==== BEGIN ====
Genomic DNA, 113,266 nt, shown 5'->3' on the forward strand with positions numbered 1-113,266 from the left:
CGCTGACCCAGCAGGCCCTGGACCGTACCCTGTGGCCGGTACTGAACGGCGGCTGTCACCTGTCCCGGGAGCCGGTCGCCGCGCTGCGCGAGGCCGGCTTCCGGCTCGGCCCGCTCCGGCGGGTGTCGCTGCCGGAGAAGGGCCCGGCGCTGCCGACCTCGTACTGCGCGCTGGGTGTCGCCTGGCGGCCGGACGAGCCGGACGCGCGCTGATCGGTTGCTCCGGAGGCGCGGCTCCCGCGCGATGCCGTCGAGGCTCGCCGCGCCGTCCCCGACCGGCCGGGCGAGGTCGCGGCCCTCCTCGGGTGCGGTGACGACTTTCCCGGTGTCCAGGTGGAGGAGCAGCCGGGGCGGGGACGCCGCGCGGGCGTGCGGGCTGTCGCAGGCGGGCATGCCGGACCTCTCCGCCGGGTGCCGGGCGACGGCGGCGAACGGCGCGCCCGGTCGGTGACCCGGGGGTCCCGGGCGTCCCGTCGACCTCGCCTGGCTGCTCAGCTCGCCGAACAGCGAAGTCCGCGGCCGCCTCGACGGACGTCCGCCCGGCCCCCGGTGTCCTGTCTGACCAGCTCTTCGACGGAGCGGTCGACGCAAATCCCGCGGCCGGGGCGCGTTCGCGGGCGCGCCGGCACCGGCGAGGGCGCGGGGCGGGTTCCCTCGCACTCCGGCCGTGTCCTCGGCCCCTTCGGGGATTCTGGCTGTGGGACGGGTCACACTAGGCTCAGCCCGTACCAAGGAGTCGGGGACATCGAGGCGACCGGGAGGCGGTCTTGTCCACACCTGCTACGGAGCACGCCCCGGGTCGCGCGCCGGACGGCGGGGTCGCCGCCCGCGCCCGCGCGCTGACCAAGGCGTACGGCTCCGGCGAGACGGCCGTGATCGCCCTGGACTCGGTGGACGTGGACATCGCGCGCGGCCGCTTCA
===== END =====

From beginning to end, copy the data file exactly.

Genomic DNA, 113,266 nt, shown 5'->3' on the forward strand with positions numbered 1-113,266 from the left:
CGCTGACCCAGCAGGCCCTGGACCGTACCCTGTGGCCGGTACTGAACGGCGGCTGTCACCTGTCCCGGGAGCCGGTCGCCGCGCTGCGCGAGGCCGGCTTCCGGCTCGGCCCGCTCCGGCGGGTGTCGCTGCCGGAGAAGGGCCCGGCGCTGCCGACCTCGTACTGCGCGCTGGGTGTCGCCTGGCGGCCGGACGAGCCGGACGCGCGCTGATCGGTTGCTCCGGAGGCGCGGCTCCCGCGCGATGCCGTCGAGGCTCGCCGCGCCGTCCCCGACCGGCCGGGCGAGGTCGCGGCCCTCCTCGGGTGCGGTGACGACTTTCCCGGTGTCCAGGTGGAGGAGCAGCCGGGGCGGGGACGCCGCGCGGGCGTGCGGGCTGTCGCAGGCGGGCATGCCGGACCTCTCCGCCGGGTGCCGGGCGACGGCGGCGAACGGCGCGCCCGGTCGGTGACCCGGGGGTCCCGGGCGTCCCGTCGACCTCGCCTGGCTGCTCAGCTCGCCGAACAGCGAAGTCCGCGGCCGCCTCGACGGACGTCCGCCCGGCCCCCGGTGTCCTGTCTGACCAGCTCTTCGACGGAGCGGTCGACGCAAATCCCGCGGCCGGGGCGCGTTCGCGGGCGCGCCGGCACCGGCGAGGGCGCGGGGCGGGTTCCCTCGCACTCCGGCCGTGTCCTCGGCCCCTTCGGGGATTCTGGCTGTGGGACGGGTCACACTAGGCTCAGCCCGTACCAAGGAGTCGGGGACATCGAGGCGACCGGGAGGCGGTCTTGTCCACACCTGCTACGGAGCACGCCCCGGGTCGCGCGCCGGACGGCGGGGTCGCCGCCCGCGCCCGCGCGCTGACCAAGGCGTACGGCTCCGGCGAGACGGCCGTGATCGCCCTGGACTCGGTGGACGTGGACATCGCGCGCGGCCGCTTCA